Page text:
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A Lobster Tale of the 36th annual Lobster Mobster contest September 29th, 2012 | by Danielle Cisney Easy Reader
The midnight moon shined brightly over the dark and choppy water in the Redondo Beach marina. The light of the moon casted long shadows of the boats pulling out to sea, for the opening night of the 36th annual Lobster Mobster Contest, sponsored by Dive N’ Surf. The first and oldest dive and surf shop in the world.
I linked up with Scott Smith, Greg Browning of Body Glove, and Pro Surfer Alex Gray, for a lobster scuba dive to take place at a minute past midnight.
There was a fisherman’s excitement in the air, as I boarded the boat better known as “The crumb.” A warm south wind kicked up the rough water as we motored through the sea. Alex Gray jammed the tunes, dancing like a wild man, getting excited for the season’s opening. We full throttled the boat to their secret spot near the Palos Verdes cove; myself bouncing and swaying, trying to regain my sea legs. The engine slowed and we circled around and dropped anchor. The crew was ready for an ambitious bug dive, better know as the California Spiny Lobster. These lobster’s prefer caves, crevices, reefs or any where they can hide. The water clarity was less than ideal tonight, but the boys new the game well with many years of experience. Over board they went dressed in black Body Glove scuba gear, ready for a lobster dive at the bottom of the ocean. With no nets or bait they single handily picked these spiny creatures off the ocean floor, with their bare hands approximately 20ft deep, all while holding there flash lights in one of their free hands.
Not more than an hour went by, when Greg Browning and Alex Gray popped up in the water their flash lights their torch in dead of the night, as they navigated their way back to the boat a good distance away. Scott Smith soon followed suit, and they dumped their lobster bags, filling the bottom of the boat, with these large unique looking creatures. They measured and tossed a few back out to sea that were not large enough by California state regulations. It is estimated that most lobsters around regulation size are about seven years old, but because crustaceans molt, it is impossible to know for sure. Recreational lobster fishers in California must abide by a legal catch limit of seven lobsters per day and a minimal catch size of 3¼ inch long body measured from the eye socket to the edge of the carapace.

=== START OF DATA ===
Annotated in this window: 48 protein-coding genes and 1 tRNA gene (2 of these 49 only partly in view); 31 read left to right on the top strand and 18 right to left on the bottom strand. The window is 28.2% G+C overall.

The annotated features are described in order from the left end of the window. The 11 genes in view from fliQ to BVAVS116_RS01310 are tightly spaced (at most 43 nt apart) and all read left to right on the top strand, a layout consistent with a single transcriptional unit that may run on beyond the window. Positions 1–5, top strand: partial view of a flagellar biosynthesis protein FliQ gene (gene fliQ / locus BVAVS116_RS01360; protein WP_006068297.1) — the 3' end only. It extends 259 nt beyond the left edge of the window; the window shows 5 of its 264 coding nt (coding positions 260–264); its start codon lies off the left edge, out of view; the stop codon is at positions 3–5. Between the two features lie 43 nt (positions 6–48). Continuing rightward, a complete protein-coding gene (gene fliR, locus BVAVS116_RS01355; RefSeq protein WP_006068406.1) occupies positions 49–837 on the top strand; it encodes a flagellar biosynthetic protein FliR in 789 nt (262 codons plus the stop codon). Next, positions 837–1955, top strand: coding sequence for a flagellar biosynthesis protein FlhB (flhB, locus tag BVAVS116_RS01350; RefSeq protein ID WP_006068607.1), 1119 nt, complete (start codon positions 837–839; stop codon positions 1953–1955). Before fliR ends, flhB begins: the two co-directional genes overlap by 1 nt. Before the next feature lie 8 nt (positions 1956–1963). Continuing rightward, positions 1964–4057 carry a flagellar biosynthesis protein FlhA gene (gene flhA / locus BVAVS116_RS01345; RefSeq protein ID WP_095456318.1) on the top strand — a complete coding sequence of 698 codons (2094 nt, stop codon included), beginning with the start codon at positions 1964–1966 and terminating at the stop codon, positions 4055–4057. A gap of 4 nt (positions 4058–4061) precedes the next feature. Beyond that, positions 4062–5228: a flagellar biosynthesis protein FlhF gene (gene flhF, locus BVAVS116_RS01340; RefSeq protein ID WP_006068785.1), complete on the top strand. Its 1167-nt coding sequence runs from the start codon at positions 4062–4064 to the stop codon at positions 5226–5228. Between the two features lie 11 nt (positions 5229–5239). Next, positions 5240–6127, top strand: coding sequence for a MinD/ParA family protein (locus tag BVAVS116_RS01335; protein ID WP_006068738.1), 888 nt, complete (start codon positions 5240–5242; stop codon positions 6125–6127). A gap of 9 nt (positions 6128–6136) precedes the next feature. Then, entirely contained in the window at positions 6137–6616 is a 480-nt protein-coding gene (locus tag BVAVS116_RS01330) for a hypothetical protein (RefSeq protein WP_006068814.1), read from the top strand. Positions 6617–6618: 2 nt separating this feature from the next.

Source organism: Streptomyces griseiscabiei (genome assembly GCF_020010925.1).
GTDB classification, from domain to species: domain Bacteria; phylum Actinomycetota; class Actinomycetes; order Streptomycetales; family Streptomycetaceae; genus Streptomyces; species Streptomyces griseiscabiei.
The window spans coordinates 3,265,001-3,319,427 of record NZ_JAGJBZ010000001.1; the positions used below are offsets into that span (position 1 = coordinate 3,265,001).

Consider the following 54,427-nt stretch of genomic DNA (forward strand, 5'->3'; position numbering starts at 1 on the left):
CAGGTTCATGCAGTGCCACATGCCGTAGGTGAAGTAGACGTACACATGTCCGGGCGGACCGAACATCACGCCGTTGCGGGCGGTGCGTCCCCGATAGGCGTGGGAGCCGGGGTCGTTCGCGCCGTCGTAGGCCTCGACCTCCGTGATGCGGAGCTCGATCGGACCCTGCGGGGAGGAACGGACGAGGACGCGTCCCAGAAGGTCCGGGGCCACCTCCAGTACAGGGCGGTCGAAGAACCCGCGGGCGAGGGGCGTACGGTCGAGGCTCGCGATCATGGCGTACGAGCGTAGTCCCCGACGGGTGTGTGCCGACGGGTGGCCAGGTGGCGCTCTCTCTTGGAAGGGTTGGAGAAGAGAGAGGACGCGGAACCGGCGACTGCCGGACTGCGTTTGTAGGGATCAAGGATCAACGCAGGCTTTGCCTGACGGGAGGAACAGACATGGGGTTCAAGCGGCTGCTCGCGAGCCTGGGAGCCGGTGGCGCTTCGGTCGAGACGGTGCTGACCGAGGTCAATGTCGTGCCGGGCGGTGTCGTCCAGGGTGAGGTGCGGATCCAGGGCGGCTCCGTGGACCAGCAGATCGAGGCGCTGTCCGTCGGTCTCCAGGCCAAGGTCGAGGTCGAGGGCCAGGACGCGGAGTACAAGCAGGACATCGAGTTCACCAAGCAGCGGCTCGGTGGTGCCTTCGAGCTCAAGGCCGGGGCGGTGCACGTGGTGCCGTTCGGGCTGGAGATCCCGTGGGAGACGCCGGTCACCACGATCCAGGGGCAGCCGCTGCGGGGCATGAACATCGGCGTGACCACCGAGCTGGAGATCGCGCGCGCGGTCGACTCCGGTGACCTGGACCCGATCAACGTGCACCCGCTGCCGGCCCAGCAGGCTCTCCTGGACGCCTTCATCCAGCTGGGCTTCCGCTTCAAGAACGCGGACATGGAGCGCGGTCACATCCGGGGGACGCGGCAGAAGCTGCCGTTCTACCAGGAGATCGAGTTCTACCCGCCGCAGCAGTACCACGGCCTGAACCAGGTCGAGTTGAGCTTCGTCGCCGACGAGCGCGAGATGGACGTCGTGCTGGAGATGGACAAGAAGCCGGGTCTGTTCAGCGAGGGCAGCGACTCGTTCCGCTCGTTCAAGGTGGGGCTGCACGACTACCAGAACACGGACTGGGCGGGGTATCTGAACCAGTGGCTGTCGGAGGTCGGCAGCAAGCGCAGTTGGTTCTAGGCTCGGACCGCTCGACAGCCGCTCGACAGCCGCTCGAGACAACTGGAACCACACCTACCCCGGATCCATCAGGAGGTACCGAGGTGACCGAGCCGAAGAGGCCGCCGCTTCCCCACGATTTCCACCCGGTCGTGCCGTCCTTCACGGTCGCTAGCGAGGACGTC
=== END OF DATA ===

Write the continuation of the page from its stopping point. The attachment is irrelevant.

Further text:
With the wind picking up, and are daily limits caught, we piloted back in to shore, and called it a night.
I headed back to the headquarters of the Lobster Mobster Contest, at Dive N Surf in Redondo Beach, California. It was approximately 4:00 am and lobsterman and woman where slowly trickling in one by one with their catch of the day. The lobsters were weighing in from five pounds, to 8 pounds. But the winner wrangled in a staggering 9.57 pound lobster, caught by David Delamare. The people gathered around drinking coffee and tea to warm up, and to share a lobster tale, or two.